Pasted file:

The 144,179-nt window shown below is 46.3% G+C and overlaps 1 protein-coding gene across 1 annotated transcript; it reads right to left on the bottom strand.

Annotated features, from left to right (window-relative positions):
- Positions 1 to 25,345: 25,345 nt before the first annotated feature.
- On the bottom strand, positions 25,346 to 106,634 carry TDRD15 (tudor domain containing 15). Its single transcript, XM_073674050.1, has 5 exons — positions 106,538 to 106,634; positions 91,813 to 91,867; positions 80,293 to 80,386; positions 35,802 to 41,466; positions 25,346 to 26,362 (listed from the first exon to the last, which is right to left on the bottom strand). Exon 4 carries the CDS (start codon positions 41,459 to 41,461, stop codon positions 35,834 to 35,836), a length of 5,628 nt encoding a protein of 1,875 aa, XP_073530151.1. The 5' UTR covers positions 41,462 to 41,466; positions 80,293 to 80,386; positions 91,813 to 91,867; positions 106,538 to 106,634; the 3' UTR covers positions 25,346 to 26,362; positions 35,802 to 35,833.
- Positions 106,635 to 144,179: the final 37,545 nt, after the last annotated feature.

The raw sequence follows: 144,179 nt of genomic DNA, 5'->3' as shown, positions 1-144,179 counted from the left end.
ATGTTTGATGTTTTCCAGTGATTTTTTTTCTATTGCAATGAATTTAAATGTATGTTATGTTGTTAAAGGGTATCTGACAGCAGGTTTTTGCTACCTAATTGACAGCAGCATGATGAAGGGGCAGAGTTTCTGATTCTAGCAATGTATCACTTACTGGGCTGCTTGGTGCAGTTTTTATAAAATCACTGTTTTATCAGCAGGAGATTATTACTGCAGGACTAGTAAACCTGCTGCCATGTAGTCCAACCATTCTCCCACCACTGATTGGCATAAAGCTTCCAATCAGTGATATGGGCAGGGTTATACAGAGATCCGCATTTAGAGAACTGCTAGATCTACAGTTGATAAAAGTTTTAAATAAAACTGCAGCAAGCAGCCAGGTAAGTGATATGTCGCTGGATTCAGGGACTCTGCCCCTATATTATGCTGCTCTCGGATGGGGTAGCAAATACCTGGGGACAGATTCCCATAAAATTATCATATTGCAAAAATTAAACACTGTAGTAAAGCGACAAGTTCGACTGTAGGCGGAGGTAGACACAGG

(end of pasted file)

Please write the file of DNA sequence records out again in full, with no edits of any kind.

The 144,179-nt window shown below is 46.3% G+C and overlaps 1 protein-coding gene across 1 annotated transcript; it reads right to left on the bottom strand.

Annotated features, from left to right (window-relative positions):
- Positions 1 to 25,345: 25,345 nt before the first annotated feature.
- On the bottom strand, positions 25,346 to 106,634 carry TDRD15 (tudor domain containing 15). Its single transcript, XM_073674050.1, has 5 exons — positions 106,538 to 106,634; positions 91,813 to 91,867; positions 80,293 to 80,386; positions 35,802 to 41,466; positions 25,346 to 26,362 (listed from the first exon to the last, which is right to left on the bottom strand). Exon 4 carries the CDS (start codon positions 41,459 to 41,461, stop codon positions 35,834 to 35,836), a length of 5,628 nt encoding a protein of 1,875 aa, XP_073530151.1. The 5' UTR covers positions 41,462 to 41,466; positions 80,293 to 80,386; positions 91,813 to 91,867; positions 106,538 to 106,634; the 3' UTR covers positions 25,346 to 26,362; positions 35,802 to 35,833.
- Positions 106,635 to 144,179: the final 37,545 nt, after the last annotated feature.

The raw sequence follows: 144,179 nt of genomic DNA, 5'->3' as shown, positions 1-144,179 counted from the left end.
ATGTTTGATGTTTTCCAGTGATTTTTTTTCTATTGCAATGAATTTAAATGTATGTTATGTTGTTAAAGGGTATCTGACAGCAGGTTTTTGCTACCTAATTGACAGCAGCATGATGAAGGGGCAGAGTTTCTGATTCTAGCAATGTATCACTTACTGGGCTGCTTGGTGCAGTTTTTATAAAATCACTGTTTTATCAGCAGGAGATTATTACTGCAGGACTAGTAAACCTGCTGCCATGTAGTCCAACCATTCTCCCACCACTGATTGGCATAAAGCTTCCAATCAGTGATATGGGCAGGGTTATACAGAGATCCGCATTTAGAGAACTGCTAGATCTACAGTTGATAAAAGTTTTAAATAAAACTGCAGCAAGCAGCCAGGTAAGTGATATGTCGCTGGATTCAGGGACTCTGCCCCTATATTATGCTGCTCTCGGATGGGGTAGCAAATACCTGGGGACAGATTCCCATAAAATTATCATATTGCAAAAATTAAACACTGTAGTAAAGCGACAAGTTCGACTGTAGGCGGAGGTAGACACAGG